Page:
Your program is to have at least 6 rows and column of dots. You are more than welcome to include more rows and columns. For an additional 5 points extra credit, you can allow the user to select the number of rows and columns to be used.

Your solution must contain a line class and a box class to keep track of the information for the lines and boxes in the program.

Your program must also be able to handle a resizing of the screen. When this occurs, the lines are to stretch or shrink to fill up the screen. You may impose a minimum screen size for this program.

In addition to the playing area, your program is to display the number of boxes formed by the computer player and the user player. This information is expected to be displayed using Java Swing components. Your program is also to use a Menu that will allow the user to

Programming Style Grading Criteria

The programming style grade is worth 1% of the final grade for each assignment. Thus the functionality of each assignment is only worth 4% of the final grade. The programming style grade will have a maximum score of 45 and will be graded based on the following criteria.

5 Title page short header: The front page of your program must have a header with your name, course, TA, data, system, and a short description of the program, such as:
     /** ---------------------------------------------------------
     * This program implements a calculator that does addition subtraction,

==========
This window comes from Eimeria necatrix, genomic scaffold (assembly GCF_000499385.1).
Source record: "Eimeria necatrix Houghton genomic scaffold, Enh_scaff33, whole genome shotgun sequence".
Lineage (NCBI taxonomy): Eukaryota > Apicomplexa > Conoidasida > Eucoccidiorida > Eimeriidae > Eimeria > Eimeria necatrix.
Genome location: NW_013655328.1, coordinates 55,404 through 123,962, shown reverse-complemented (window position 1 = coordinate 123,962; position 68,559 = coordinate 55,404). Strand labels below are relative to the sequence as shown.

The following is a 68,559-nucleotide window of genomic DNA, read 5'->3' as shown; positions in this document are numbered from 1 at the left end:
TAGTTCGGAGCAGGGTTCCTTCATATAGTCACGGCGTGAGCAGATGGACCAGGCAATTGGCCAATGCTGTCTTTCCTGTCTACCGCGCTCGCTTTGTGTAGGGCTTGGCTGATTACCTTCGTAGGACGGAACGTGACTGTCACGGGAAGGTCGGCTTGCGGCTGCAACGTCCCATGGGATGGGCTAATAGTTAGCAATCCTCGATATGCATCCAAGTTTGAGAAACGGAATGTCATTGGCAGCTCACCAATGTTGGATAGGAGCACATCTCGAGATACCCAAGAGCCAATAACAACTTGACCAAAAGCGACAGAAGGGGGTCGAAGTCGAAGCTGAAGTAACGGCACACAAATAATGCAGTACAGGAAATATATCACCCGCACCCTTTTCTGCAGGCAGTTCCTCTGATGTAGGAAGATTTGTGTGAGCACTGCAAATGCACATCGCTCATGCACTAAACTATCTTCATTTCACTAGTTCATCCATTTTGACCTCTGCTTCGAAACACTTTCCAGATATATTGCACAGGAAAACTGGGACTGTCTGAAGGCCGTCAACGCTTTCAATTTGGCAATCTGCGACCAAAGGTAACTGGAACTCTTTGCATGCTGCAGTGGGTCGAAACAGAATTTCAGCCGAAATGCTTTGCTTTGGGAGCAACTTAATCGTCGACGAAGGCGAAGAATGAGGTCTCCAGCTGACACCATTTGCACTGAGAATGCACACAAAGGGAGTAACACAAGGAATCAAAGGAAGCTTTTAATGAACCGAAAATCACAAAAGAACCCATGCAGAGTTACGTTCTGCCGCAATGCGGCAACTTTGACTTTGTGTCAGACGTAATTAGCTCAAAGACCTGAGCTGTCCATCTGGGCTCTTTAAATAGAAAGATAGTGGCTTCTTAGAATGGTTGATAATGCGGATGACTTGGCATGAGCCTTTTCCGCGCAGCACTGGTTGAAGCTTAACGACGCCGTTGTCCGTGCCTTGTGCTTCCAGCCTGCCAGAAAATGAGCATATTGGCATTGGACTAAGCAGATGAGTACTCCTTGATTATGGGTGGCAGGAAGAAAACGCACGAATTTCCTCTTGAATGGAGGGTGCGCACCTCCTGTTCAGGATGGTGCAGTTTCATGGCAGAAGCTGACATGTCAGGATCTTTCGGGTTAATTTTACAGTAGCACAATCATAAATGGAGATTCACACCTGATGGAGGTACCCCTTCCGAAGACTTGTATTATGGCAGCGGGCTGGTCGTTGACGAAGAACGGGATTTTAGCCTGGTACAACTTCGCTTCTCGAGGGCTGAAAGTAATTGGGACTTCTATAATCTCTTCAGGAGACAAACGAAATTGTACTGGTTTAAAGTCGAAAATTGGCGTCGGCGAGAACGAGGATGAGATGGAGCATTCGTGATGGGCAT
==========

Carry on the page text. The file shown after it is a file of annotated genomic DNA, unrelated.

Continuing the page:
* multiplication, and division.
     * Class: CS 340, Spring 2005
     * System: NetBeans IDE, jsdk 1.4.2, Windows XP
     * @author Dale Reed
     * @version January 16, 2004
10 Title page(s) complete description: Following the above short header, you should give a detailed description of what this program does (2 paragraphs minimum). This should be followed by an intuitive description of how you implement your solution, including a description of principal data structures and modules or sections of code. Any extra credit work should be explicitly documented. This section should also include directions on the compilation and execution of your program.

This should include a section called Status: Elements of the assignment that do not work should be well documented here. If some assigned element of your program does not work and you fail to document this, you could lose double the points for this than you would have otherwise.

You may wish to write all this information into a separate README file. This should be done especially when the program has multiple source code files.